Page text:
In last night’s “Hagsploitation,” episode of Feud: Bette and Joan, John Waters‘ childhood dream came true. He became William Castle, the B-movie king of showmanship whose promotional stunts were legendary. The episode opens with Waters as Castle, introducing an axe-wielding Joan Crawford (Jessica Lange) during a promo tour for the 1964 film Straight-Jacket. Waters said about the unannounced cameo.
“It was an honor to be asked to do it, because I’m such a fan of William Castle. I had to keep the secret for so long because we shot it a long time ago. And the secret kept. I was surprised, because there were 100 extras there.”
When they asked me to do it, I was like, ‘Well, I’m not fat, should I wear a fat suit?’ and they were like, no, we just like the conceptual idea of you playing him.”
Playing Castle was also an opportunity to celebrate the classic theater gimmicks that Waters loved as a kid.
“When I first saw ‘House on Haunted Hill’ as a kid in Baltimore and the skeleton went out on the wire and the thousand kids in the audience went crazy … My whole life, I’ve tried to at least equal that cinema anarchy. I came close with the end of ‘Pink Flamingos,’ but I didn’t tie with it. He still beat me.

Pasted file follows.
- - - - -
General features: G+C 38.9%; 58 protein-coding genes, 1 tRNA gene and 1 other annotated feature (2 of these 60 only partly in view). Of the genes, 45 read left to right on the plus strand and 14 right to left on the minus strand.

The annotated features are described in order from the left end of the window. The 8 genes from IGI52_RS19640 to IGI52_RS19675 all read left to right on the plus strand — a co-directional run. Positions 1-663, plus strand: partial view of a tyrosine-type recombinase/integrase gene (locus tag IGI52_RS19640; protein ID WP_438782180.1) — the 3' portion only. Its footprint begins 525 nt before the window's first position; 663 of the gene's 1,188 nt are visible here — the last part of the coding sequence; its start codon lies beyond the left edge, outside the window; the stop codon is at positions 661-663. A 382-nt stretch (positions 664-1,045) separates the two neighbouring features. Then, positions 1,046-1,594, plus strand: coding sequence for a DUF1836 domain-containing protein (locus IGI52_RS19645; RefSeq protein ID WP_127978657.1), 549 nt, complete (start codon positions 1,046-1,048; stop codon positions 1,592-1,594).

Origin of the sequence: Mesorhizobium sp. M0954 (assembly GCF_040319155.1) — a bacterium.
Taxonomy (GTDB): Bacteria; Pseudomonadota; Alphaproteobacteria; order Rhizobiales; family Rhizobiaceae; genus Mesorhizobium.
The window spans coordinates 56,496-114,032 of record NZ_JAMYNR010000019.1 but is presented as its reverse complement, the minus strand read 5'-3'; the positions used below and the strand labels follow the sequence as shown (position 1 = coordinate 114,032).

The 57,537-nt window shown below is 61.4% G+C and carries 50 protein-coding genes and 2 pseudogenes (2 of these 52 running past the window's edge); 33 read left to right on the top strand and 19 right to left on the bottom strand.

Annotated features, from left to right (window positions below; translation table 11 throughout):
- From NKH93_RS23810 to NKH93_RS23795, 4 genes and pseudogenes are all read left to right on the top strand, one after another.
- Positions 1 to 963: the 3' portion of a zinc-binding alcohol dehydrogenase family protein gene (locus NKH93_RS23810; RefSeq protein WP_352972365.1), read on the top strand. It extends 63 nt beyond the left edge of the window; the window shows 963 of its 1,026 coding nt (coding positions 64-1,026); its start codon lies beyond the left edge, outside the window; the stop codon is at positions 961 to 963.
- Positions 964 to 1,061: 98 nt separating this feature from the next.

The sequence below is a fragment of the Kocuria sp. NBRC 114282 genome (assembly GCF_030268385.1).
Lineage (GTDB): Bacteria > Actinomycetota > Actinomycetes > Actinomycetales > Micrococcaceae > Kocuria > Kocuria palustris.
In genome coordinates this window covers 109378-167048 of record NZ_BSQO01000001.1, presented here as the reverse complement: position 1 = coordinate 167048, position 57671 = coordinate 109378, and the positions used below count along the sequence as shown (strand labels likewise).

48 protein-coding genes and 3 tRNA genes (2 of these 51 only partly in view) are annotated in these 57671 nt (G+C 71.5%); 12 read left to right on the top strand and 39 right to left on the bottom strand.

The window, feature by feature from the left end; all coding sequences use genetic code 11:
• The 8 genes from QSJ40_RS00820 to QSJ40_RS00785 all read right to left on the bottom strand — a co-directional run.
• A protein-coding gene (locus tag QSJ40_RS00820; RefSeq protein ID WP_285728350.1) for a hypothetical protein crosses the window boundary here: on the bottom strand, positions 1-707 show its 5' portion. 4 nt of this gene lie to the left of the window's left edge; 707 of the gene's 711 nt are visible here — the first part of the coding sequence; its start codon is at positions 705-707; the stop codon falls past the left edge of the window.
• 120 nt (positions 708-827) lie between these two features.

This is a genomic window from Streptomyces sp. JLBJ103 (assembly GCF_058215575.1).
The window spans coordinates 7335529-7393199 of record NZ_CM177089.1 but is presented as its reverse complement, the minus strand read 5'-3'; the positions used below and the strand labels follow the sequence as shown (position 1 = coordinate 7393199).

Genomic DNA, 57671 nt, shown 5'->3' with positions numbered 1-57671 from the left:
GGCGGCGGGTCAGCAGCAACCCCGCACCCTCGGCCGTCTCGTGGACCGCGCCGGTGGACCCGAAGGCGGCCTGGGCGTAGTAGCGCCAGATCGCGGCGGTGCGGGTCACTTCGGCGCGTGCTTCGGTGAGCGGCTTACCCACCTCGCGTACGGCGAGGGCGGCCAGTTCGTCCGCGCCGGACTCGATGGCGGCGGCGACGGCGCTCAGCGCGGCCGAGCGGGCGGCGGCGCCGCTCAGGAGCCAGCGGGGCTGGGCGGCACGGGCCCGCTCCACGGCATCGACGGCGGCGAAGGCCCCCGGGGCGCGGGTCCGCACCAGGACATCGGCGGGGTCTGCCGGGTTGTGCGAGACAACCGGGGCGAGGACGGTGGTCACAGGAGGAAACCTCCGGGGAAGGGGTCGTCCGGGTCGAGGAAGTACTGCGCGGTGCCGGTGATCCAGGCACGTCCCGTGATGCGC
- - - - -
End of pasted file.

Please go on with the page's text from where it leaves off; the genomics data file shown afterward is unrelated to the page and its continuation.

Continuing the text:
Divine and I used to go around to the theaters — we used to come out and Divine would rip a phone book in half.”
(At Waters recent Christmas show, he distributed eyebrow pencils and little packets of anal bleach.)
“There’s always gimmicks and I’ll go to every one of them. I was the last person watching ‘Piranha 3-D’ in 3-D glasses by myself, the last time it played in a suburban theater in Baltimore. I still will go for the gimmick.”
Waters’ favorite gimmick is Castle’s invention of the Percepto, which attached buzzers to theater seats during screenings of 1959’s “The Tingler.”
According to Spine Tingler! The William Castle Story, he mortgaged his home and obtained the movie rights to the Ira Levin novel, Rosemary’s Baby before it was published, hoping to finally direct a prestigious movie himself. He made a deal with Paramount Pictures which, however, insisted on hiring young director Roman Polanski. Castle had to settle for producing the film. He did have a cameo, playing the grey-haired man standing outside the phone booth where Rosemary, played by Mia Farrow, is attempting to get in touch with the obstetrician.
Castle was unable to build on the film’s success. He suffered kidney failure soon after its release. By the time he recovered, all momentum was lost, and he went back to making his trashy B movies. He died in 1975.
(via Indie Wire)